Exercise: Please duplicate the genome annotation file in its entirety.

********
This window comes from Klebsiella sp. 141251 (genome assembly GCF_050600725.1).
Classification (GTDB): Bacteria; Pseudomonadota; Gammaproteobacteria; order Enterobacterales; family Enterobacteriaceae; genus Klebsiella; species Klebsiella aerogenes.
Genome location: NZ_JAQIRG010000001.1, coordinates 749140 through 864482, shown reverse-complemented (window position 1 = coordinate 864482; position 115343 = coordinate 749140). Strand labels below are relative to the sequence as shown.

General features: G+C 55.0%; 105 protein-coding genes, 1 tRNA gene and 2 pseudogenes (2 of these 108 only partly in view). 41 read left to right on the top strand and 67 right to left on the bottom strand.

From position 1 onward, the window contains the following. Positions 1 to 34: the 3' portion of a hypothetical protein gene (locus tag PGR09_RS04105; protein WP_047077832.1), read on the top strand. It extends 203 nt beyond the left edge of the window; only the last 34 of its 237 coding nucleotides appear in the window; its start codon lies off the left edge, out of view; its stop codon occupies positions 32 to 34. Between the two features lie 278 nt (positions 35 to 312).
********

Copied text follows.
This window comes from Klebsiella sp. 141251 (genome assembly GCF_050600725.1).
Classification (GTDB): Bacteria; Pseudomonadota; Gammaproteobacteria; order Enterobacterales; family Enterobacteriaceae; genus Klebsiella; species Klebsiella aerogenes.
Genome location: NZ_JAQIRG010000001.1, coordinates 749140 through 864482, shown reverse-complemented (window position 1 = coordinate 864482; position 115343 = coordinate 749140). Strand labels below are relative to the sequence as shown.

General features: G+C 55.0%; 105 protein-coding genes, 1 tRNA gene and 2 pseudogenes (2 of these 108 only partly in view). 41 read left to right on the top strand and 67 right to left on the bottom strand.

From position 1 onward, the window contains the following. Positions 1 to 34: the 3' portion of a hypothetical protein gene (locus tag PGR09_RS04105; protein WP_047077832.1), read on the top strand. It extends 203 nt beyond the left edge of the window; only the last 34 of its 237 coding nucleotides appear in the window; its start codon lies off the left edge, out of view; its stop codon occupies positions 32 to 34. Between the two features lie 278 nt (positions 35 to 312).